SOUTH BEND, Ind. -- Not since his first season as a Division-I head football coach in 2004 has Brian Kelly lost three consecutive games. Thanks to Notre Dame's glaring impotence Saturday against Stanford, Kelly's reliving his darkest days.
It took two seasons for Kelly to push Central Michigan over .500 and a third to reach a bowl game. Fighting Irish fans won't want to hear this, but it's time they come to grips with the same reality.
The Cardinal, ranked No. 16 coming into South Bend, dangled an upset in front of Notre Dame for the entire first half but finally pulled away for a 37-14 victory. The positives unearthed from their previous two defeats were vaporized for the Irish in the process.
"There's going to be a lot of 1-3 football teams across the country," Kelly said. "Some are going to finish 1-11, some are going to be 9-3. It's what you decide to do from here on out."
Kelly must decide which of Notre Dame's shortcomings to tackle first come Monday.
From spread to sputter
At no point this season has Notre Dame's running game overwhelmed opposing defenses, but Saturday's performance was stunningly futile. The Irish gained just 44 yards on 23 carries on a day when quarterback Dayne Crist needed help the most.
Crist's mostly hollow 304 yards on 25-of-44 passing netted just one touchdown -- a three-yard pass to Theo Riddick with just over six minutes remaining in an out-of-hand game. The junior made plenty of mistakes with his reads, but he was also poorly protected by an offensive line that yielded three sacks and five hurries.
"They were dropping a lot of guys; they were dropping eight guys in coverage," Crist said. "You don't want to make excuses, but tip your hat to Stanford. They had some good calls out there."
The junior said he didn't expect Stanford's defensive scheme, which deviated from looks the nation's top passing defense gave their first three opponents.
"No, they hadn't shown it really at all on the film we had. You have to go into the game ready for anything and we gotta do a better job adjusting throughout the game and just adapting to what they're throwing at us."
Kelly took the time to remind everyone that Crist, who threw an interception that was returned for a touchdown in the fourth quarter, is a first-year starter bound to make mistakes.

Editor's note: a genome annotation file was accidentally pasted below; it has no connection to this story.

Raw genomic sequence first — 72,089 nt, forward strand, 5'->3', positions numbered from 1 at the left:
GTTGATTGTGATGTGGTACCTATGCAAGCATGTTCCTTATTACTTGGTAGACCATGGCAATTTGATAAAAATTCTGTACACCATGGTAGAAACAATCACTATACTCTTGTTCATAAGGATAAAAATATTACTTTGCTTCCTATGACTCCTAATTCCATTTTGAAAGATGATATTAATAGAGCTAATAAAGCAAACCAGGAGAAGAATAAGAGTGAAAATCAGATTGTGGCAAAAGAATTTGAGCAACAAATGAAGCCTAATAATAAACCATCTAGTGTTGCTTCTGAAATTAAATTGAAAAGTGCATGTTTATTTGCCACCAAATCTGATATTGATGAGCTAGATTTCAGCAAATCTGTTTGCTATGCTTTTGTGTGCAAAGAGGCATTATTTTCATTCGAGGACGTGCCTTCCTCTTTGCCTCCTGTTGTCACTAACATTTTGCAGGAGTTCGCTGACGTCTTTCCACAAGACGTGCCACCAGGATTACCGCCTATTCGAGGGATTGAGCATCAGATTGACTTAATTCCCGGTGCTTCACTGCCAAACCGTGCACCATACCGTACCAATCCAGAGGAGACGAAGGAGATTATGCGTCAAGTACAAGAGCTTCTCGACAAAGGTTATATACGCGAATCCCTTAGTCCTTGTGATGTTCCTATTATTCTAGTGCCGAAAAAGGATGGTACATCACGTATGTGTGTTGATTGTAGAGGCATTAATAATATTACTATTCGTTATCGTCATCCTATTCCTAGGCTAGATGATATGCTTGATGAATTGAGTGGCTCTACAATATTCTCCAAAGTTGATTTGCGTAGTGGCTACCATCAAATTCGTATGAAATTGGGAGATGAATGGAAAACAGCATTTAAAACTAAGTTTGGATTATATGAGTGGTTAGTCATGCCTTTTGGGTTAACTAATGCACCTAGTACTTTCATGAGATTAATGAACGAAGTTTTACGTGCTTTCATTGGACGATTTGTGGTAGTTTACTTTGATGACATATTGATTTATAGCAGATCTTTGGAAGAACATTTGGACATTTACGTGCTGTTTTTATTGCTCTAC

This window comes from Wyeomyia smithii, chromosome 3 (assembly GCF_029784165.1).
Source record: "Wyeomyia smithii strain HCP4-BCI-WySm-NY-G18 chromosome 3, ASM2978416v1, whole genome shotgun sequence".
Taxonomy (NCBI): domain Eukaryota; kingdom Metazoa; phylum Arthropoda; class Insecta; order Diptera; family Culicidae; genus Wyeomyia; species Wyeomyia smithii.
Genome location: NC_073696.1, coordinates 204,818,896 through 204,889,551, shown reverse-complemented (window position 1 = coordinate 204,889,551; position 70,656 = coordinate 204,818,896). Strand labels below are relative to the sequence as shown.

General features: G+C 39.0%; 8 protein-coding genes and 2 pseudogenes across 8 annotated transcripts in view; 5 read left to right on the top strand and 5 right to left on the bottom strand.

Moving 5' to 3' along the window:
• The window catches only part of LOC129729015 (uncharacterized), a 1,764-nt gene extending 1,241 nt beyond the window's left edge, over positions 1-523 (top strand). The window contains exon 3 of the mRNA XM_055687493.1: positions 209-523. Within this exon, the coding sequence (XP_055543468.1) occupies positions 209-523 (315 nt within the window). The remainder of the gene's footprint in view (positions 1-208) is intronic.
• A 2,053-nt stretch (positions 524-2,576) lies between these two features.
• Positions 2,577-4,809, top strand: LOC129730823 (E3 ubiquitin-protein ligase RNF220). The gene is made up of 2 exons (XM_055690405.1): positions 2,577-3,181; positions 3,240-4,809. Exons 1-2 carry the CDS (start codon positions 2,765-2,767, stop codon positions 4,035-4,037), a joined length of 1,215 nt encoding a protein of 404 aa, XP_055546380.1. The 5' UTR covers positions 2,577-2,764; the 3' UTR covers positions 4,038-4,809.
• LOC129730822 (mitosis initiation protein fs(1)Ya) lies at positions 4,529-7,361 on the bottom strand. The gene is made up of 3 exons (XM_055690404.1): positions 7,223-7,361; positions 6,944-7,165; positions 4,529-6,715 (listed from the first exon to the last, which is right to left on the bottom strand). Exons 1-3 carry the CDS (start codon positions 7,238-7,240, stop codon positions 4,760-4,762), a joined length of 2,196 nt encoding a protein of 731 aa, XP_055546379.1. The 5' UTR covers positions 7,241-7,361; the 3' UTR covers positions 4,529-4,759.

"You know, every day he's growing," he said. "There's new things he's confronted with. He's learning. But it is a process. This is the maturation of a quarterback right before your eyes. We're going to have some growing pains along the way."
The good news is Irish inside linebacker Manti Te'o found his groove versus the Cardinal, racking up 21 total tackles, his most by far this season. The bad news is the stops rarely came on third down. Stanford converted 11 of 16 attempts, holding the ball for 36:25.
"We just as a whole have to get better," Te'o said. "They're just a great offense. We did what we could and it ended the way it did."
Stanford quarterback Andrew Luck, intercepted twice, was 19-for-32 passing for 238 yards and one touchdown.
Special teams especially problematic
Walk-on placekicker David Ruffer connected on field goals of 22 and 40 yards, keeping his career streak alive. He's now 12-for-12 on 3-pointers dating back to last season. However, Ben Turk struggled to a 31.2-yard average on five punts.
"The rest of those groups -- lousy," Kelly said. "We're going to have to take a good, hard look at what's going on there."
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Before the season, Kelly addressed potential issues concerning NBC's liberal use of commercial breaks and how it might slow his team's no-huddle offense. He mostly sidestepped the issue then. He couldn't help but vaguely agree Saturday that television timeouts kept the Irish from finding their rhythm.
"No, I'm with you," Kelly said with a wide grin, scanning the audience until his eyes found ND athletics director Jack Swarbrick leaning against the wall. "I think I said the right thing."